A poll by the Mirror found 63% of people believed UK newspapers should not be banned from printing the pictures.
A spokesman for Lord Justice Leveson, who is chairing the ongoing Leveson Inquiry into media ethics, said he had no comment to make on the matter.
TMZ said the photos were taken last Friday after the prince and his entourage met some women in a hotel bar and invited them up to the royal's suite.
The group played a stripping game and someone in the party is thought to have captured the images of the naked prince on a camera phone.
The Sun's decision to publish the images has provoked a storm of mixed reaction among those both in and outside the media industry.
Former deputy prime minister Lord Prescott said the newspaper had shown "absolute utter contempt" for the law and the Leveson Inquiry.
"It is not about privacy. It is about money, money, money. And they know that by exclusively printing the pictures, assuming they are the only (British) paper which does, they will get everybody buying the paper to see this."
Meanwhile, former Sun editor Kelvin MacKenzie welcomed the move.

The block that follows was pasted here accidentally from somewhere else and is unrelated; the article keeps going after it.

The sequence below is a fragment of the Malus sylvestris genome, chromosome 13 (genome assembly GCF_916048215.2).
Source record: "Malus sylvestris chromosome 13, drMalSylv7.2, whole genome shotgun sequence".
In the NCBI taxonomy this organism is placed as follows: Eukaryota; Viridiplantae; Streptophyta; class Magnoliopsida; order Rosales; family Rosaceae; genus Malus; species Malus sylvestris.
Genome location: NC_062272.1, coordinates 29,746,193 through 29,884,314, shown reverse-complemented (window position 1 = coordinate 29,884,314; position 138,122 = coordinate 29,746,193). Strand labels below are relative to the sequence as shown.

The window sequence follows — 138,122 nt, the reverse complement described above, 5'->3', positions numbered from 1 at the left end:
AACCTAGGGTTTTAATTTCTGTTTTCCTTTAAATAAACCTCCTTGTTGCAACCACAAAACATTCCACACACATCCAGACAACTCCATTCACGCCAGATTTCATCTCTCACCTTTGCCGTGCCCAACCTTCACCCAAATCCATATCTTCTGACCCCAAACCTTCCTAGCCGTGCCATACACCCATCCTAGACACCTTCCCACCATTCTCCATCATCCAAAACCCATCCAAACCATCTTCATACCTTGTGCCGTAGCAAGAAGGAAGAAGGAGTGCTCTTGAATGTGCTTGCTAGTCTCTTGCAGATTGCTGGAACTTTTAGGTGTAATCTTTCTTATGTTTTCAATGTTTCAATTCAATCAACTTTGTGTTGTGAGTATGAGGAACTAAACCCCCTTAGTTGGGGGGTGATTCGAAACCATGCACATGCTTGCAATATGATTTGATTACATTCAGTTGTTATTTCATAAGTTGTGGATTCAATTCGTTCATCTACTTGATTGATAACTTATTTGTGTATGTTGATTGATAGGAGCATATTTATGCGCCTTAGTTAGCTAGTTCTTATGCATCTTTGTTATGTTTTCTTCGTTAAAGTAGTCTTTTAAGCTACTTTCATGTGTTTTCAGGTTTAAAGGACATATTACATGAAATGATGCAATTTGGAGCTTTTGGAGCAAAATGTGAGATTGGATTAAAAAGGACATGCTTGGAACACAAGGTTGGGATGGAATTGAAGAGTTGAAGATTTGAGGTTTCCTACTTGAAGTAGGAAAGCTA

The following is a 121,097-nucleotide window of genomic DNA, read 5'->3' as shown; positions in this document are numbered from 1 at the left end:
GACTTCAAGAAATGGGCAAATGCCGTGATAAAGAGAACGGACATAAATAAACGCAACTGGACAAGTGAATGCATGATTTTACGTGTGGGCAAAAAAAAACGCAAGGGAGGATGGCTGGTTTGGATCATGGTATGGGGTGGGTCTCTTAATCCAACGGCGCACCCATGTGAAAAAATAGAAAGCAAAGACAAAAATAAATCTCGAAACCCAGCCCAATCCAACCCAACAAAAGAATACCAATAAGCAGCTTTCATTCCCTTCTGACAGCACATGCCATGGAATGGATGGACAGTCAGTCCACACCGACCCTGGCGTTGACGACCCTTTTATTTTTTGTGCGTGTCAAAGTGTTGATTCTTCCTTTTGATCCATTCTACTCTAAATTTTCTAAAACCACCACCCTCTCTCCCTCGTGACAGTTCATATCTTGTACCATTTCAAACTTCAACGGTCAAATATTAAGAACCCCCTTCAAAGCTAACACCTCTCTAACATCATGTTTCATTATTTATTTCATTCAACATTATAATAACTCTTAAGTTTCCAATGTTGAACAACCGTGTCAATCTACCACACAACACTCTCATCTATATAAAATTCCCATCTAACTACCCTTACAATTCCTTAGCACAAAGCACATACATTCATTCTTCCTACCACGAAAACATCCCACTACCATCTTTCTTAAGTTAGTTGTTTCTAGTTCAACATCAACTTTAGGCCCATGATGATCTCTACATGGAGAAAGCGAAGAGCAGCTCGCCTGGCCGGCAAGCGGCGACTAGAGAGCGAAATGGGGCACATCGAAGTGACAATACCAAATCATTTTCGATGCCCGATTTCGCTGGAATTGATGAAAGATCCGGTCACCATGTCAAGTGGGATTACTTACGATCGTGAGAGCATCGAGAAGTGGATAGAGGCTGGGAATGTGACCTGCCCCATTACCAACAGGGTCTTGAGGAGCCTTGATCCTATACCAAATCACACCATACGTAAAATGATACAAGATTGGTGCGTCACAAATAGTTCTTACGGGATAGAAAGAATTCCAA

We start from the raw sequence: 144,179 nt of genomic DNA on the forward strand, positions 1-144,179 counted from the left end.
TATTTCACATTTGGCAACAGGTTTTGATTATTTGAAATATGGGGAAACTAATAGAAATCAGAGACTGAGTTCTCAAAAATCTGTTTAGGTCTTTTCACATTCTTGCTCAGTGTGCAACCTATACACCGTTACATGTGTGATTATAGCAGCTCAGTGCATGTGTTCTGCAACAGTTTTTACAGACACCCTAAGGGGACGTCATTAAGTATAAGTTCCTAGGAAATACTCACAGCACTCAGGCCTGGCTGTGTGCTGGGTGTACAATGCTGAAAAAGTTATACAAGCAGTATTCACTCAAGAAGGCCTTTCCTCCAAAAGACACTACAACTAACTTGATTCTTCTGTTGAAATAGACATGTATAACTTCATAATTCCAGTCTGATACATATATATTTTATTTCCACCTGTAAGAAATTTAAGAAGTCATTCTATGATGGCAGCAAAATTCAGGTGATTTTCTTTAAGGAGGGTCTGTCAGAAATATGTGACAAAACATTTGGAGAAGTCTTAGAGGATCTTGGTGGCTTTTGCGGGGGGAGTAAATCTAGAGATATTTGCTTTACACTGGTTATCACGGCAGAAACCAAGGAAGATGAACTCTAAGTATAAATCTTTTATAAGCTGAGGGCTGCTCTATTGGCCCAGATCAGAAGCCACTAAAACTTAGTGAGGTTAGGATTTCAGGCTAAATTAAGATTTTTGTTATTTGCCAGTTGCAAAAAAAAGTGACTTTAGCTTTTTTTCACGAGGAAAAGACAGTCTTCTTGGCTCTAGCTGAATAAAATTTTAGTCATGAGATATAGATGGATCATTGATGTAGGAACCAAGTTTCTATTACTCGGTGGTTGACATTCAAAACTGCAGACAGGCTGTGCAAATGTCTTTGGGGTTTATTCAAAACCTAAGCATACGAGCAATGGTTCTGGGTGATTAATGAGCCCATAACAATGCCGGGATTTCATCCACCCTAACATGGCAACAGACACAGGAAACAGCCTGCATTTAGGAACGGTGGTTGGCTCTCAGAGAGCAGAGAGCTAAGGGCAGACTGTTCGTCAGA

"If Prince Harry with no clothes on in a Las Vegas hotel room surrounded by one naked woman and a load of other people he has just met in a drinking-stripping game is not a story then it is hard to know what is," he told BBC2's Newsnight.
Elisabeth Murdoch, Mr Murdoch's daughter, said there "was a public interest argument" for The Sun's decision to print naked photographs of Prince Harry.
Speaking at the Edinburgh International Television Festival, she said she felt "bad" for the prince, who was a "young guy having fun".
But London Mayor Boris Johnson said he had a "deafening indifference" to the publication of the naked photos.
He told the BBC: "The real scandal would be if you went all the way to Las Vegas and you didn't misbehave in some trivial way."